I love America, but I’m feeling more detached from it. And it’s all because of globalization (and a deep desire to watch/read/listen to everything Premier League-related).

Editor’s note: In future weeks, I plan on sharing some tips on how you can get the best out of your British experience of following the Premier League, no matter where you live in the world.

16 thoughts on “How Globalization and Premier League Soccer Affects My Perspective On The World”

  1. Your comments cast my mind back to the late 80’s- early 90’s when TV soccer was unheard of except on rare occasions. I felt totally disconnected from football as I had been attached at the hip to the sport and especially to Man Utd where I had been a loyal Stretford-Ender for many years.

    Consequently I immersed myself in US sport and morphed into a fan of the NFL and the NHL. Even the 1994 World Cup didn’t fire me up until 1998, when cable TV, at least up north here in Chicago, started to show smatterings of English football.

    Once I got my intravenous feed re-activated, I was back !!!

    Great story. I totally get it..

    1. Same here. From 1984 to 1993, it was nine barren years. The only thing that kept me connected was BBC World Service (very spotty), newspaper clippings from family members and football programmes. It’s no wonder that in the mid-to-late 80s, I dabbled with NBA and NFL. But it’s now been years (maybe more than a decade) since I’ve watched either.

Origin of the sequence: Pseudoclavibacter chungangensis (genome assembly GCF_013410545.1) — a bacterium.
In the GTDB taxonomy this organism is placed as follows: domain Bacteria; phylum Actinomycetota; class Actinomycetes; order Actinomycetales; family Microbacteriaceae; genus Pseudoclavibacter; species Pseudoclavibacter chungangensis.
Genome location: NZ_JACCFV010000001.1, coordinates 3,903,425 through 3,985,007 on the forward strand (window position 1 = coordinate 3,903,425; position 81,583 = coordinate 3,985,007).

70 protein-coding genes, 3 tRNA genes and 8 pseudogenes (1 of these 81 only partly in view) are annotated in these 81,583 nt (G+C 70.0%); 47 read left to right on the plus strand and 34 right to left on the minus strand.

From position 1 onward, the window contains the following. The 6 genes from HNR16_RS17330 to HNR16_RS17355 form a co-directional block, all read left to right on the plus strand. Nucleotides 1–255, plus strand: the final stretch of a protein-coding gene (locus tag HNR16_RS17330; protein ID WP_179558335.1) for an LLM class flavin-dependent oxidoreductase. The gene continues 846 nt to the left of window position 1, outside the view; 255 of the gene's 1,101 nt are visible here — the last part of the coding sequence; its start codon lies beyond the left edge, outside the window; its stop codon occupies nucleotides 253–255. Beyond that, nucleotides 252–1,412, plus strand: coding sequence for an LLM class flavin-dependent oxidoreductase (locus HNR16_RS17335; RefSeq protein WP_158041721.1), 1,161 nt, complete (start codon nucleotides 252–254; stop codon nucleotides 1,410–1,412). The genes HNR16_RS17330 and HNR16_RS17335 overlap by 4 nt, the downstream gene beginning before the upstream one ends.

The Gaffer

  2. What a great perspective. As a Mexican immigrant, I never felt too far from home since Spanish broadcasting/FMF has always been distributed as long as I’ve been in the States. Glad you can get a taste of your old home, my friend.

  3. Im not too sure but i dont think BBC America plays Match of the Day 1, 2, & 3?

    I have to resort to getting the HD version and then putting it on my HDTV.

  4. Fox has the resources to do all these kinds of programming. Hopefully in the future they can replicate what is done over in the U.K.

    With the growing interest in the Premiership here in the States, as the Gaffer noted, perhaps the day when Match Of The Day is available isn’t that far off. All of my sources of insight and views is internet driven as aside from Sky Sports News there isn’t a quality football program to watch here in the States.